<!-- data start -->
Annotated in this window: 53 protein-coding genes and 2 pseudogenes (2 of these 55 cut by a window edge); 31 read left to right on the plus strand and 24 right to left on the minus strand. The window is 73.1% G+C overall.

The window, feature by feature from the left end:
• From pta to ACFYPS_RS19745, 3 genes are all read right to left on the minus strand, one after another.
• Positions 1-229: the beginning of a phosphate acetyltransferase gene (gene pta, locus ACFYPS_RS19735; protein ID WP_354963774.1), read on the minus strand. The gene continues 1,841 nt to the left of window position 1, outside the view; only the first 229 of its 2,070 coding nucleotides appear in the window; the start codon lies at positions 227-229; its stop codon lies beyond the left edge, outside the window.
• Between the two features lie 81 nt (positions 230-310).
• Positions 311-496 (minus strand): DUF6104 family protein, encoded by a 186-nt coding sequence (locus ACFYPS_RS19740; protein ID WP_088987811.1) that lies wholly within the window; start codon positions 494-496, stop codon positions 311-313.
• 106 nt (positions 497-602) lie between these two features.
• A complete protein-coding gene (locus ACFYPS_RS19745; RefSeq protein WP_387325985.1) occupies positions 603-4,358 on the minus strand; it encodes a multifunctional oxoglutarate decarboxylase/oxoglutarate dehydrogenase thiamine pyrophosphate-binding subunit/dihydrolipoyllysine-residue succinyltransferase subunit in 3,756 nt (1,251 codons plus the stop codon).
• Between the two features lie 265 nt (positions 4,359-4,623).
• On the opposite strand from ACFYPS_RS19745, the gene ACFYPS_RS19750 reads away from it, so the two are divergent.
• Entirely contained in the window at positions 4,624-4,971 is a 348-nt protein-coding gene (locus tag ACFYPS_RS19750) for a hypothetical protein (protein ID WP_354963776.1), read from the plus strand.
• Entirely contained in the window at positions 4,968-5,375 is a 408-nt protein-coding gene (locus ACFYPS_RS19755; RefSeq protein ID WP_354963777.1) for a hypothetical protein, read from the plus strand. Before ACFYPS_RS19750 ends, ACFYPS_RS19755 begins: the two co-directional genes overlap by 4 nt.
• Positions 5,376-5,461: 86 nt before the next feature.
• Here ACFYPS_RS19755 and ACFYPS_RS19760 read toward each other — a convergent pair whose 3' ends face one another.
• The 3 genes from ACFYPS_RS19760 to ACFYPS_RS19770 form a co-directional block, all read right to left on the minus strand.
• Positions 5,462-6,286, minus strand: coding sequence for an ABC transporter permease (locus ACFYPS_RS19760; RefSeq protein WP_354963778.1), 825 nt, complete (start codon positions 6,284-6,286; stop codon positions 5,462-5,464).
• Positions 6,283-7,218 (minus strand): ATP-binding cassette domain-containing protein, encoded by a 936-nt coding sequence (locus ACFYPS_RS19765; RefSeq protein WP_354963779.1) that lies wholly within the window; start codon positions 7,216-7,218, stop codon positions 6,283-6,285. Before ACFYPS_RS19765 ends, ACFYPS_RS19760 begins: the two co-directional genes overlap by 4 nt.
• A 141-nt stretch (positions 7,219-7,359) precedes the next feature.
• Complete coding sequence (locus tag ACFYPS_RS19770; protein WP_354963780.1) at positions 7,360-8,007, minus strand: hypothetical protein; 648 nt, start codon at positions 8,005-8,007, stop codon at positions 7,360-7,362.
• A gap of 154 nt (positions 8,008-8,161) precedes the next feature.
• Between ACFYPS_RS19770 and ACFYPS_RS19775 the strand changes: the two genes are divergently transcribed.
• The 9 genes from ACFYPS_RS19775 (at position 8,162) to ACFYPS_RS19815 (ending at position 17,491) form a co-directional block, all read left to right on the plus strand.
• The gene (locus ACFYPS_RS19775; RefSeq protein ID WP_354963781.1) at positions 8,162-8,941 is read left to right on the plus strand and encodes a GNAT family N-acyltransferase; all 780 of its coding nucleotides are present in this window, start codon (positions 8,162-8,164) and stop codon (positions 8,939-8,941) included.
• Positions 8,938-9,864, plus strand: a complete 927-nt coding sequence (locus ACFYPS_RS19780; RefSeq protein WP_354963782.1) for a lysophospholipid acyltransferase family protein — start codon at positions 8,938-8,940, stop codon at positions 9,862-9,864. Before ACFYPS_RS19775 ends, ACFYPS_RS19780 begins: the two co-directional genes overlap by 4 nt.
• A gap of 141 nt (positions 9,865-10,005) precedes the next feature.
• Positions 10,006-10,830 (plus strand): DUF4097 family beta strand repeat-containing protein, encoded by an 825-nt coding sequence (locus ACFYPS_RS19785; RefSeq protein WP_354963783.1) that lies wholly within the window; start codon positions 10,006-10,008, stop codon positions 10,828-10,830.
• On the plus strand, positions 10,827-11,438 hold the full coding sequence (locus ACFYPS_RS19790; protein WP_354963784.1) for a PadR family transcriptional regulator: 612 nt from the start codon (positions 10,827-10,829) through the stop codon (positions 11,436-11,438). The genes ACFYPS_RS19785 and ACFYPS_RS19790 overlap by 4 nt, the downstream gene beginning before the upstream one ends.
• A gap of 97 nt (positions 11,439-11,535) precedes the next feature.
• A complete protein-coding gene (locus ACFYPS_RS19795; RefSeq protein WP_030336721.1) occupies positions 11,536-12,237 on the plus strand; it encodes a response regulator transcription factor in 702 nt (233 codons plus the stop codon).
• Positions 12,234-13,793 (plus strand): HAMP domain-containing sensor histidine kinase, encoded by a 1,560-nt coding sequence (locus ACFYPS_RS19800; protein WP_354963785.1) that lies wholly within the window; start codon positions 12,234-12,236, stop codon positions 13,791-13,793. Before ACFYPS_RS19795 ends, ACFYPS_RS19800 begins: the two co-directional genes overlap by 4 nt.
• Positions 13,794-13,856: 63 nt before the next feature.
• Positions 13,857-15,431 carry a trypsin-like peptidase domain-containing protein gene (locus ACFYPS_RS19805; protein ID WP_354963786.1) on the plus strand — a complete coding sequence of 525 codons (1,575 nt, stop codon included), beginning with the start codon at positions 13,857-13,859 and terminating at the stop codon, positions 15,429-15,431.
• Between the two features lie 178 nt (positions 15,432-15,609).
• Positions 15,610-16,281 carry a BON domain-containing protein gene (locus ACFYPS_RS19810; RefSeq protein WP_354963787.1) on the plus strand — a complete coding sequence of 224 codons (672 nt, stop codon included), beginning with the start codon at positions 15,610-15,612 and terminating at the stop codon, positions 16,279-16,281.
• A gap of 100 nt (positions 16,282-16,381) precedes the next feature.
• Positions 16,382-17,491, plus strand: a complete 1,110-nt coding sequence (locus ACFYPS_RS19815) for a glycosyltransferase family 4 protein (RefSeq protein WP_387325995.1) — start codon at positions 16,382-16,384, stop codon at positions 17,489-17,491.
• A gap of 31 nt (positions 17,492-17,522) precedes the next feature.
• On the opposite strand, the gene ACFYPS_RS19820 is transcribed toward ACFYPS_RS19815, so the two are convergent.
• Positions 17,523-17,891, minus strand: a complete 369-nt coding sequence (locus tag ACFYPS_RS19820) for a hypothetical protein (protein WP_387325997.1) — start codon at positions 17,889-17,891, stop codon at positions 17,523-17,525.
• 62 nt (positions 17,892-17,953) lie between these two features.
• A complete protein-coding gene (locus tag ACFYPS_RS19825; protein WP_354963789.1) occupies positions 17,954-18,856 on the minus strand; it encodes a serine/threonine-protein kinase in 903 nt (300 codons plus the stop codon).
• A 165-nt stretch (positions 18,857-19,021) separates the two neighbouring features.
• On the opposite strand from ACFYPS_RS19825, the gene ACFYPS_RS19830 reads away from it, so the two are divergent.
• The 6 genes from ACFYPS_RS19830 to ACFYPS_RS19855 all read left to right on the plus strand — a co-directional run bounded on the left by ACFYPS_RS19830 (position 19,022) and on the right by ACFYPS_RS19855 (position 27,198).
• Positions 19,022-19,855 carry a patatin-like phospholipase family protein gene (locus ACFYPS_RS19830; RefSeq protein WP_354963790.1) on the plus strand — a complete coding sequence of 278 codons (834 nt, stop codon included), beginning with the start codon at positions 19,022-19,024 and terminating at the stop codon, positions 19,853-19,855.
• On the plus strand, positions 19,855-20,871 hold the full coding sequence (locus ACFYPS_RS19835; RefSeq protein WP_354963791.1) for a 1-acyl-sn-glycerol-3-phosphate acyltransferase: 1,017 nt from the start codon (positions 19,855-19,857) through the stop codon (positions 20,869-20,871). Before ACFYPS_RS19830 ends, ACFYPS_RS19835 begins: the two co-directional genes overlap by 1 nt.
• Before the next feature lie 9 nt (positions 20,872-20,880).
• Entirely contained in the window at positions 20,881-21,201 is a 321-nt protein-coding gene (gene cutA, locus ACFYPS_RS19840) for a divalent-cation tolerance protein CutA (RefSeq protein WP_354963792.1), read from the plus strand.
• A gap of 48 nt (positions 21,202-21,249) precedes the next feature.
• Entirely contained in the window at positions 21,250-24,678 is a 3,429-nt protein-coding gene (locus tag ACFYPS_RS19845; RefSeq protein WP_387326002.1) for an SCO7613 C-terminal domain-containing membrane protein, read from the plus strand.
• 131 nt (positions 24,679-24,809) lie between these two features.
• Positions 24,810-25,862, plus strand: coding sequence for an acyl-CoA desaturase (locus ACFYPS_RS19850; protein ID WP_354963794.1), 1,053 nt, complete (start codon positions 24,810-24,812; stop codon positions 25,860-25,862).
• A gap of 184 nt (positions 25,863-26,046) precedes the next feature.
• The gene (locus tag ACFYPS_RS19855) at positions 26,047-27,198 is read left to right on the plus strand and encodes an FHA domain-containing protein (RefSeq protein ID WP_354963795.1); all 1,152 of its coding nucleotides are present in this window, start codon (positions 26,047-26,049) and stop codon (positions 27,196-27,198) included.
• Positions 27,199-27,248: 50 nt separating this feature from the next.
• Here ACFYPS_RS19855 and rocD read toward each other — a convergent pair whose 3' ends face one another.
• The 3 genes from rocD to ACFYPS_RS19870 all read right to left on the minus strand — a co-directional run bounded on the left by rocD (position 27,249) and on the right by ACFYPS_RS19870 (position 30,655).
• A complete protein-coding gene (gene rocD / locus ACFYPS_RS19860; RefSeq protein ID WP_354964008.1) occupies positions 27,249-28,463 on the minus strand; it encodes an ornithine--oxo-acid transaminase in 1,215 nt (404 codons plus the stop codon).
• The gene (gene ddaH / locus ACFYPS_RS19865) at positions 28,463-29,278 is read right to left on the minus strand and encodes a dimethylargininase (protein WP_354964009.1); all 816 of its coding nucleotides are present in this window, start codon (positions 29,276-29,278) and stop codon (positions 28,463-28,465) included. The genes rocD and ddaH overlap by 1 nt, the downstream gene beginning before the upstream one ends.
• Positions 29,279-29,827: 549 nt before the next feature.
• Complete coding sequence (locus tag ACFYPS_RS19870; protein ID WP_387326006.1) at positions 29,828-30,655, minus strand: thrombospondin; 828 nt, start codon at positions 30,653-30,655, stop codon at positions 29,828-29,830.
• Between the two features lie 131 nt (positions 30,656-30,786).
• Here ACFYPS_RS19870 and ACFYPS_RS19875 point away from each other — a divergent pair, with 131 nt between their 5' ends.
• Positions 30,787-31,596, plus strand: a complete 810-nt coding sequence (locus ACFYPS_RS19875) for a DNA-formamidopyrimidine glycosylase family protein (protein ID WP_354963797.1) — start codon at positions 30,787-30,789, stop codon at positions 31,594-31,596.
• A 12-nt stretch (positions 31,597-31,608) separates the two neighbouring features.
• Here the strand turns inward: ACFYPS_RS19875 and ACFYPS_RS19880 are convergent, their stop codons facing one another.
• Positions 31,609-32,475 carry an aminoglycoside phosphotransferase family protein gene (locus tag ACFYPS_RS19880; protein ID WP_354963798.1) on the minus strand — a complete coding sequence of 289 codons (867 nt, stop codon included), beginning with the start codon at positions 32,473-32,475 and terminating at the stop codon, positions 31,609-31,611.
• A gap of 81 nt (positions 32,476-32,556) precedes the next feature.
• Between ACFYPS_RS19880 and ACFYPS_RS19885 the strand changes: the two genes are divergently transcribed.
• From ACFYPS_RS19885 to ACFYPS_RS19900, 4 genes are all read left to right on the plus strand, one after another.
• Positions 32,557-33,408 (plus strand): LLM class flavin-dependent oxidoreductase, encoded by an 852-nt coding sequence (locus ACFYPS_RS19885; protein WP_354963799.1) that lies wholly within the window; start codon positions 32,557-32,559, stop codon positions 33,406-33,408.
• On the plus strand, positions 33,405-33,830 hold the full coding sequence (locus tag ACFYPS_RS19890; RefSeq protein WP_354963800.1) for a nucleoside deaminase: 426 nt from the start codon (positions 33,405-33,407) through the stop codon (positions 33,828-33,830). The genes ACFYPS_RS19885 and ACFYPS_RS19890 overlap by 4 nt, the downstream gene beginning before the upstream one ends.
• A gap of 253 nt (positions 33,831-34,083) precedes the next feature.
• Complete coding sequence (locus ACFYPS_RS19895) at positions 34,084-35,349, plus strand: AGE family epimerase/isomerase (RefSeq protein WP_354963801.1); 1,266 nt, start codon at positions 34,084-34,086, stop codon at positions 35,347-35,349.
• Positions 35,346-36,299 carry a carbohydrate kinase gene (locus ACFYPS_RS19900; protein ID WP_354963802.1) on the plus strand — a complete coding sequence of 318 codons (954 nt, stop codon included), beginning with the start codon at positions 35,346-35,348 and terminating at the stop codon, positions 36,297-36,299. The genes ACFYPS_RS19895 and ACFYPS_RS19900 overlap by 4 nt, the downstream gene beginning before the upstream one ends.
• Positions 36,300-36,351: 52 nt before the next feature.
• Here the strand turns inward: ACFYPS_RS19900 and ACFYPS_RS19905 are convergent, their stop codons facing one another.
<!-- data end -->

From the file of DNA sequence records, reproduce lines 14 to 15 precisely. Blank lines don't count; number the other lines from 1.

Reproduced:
• Here ACFYPS_RS19755 and ACFYPS_RS19760 read toward each other — a convergent pair whose 3' ends face one another.
• The 3 genes from ACFYPS_RS19760 to ACFYPS_RS19770 form a co-directional block, all read right to left on the minus strand.